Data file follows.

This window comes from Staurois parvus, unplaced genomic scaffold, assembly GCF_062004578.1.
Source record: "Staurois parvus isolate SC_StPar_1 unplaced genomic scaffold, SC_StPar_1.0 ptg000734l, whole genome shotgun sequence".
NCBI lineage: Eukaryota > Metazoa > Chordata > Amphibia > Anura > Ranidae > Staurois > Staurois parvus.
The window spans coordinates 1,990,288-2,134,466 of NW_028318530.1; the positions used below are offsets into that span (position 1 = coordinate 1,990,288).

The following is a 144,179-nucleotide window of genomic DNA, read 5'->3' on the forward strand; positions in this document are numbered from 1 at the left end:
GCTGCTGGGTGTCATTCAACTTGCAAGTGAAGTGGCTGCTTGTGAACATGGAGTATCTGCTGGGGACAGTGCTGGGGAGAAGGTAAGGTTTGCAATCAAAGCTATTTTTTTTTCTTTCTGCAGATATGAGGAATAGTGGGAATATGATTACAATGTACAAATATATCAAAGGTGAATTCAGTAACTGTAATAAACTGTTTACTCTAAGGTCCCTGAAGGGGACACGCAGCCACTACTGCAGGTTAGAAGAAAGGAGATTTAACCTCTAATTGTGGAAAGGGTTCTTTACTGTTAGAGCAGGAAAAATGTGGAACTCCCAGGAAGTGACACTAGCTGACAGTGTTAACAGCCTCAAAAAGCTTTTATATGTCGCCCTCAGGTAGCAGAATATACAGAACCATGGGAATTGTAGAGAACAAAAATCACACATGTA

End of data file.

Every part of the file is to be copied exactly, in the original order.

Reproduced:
This window comes from Staurois parvus, unplaced genomic scaffold, assembly GCF_062004578.1.
Source record: "Staurois parvus isolate SC_StPar_1 unplaced genomic scaffold, SC_StPar_1.0 ptg000734l, whole genome shotgun sequence".
NCBI lineage: Eukaryota > Metazoa > Chordata > Amphibia > Anura > Ranidae > Staurois > Staurois parvus.
The window spans coordinates 1,990,288-2,134,466 of NW_028318530.1; the positions used below are offsets into that span (position 1 = coordinate 1,990,288).

The following is a 144,179-nucleotide window of genomic DNA, read 5'->3' on the forward strand; positions in this document are numbered from 1 at the left end:
GCTGCTGGGTGTCATTCAACTTGCAAGTGAAGTGGCTGCTTGTGAACATGGAGTATCTGCTGGGGACAGTGCTGGGGAGAAGGTAAGGTTTGCAATCAAAGCTATTTTTTTTTCTTTCTGCAGATATGAGGAATAGTGGGAATATGATTACAATGTACAAATATATCAAAGGTGAATTCAGTAACTGTAATAAACTGTTTACTCTAAGGTCCCTGAAGGGGACACGCAGCCACTACTGCAGGTTAGAAGAAAGGAGATTTAACCTCTAATTGTGGAAAGGGTTCTTTACTGTTAGAGCAGGAAAAATGTGGAACTCCCAGGAAGTGACACTAGCTGACAGTGTTAACAGCCTCAAAAAGCTTTTATATGTCGCCCTCAGGTAGCAGAATATACAGAACCATGGGAATTGTAGAGAACAAAAATCACACATGTA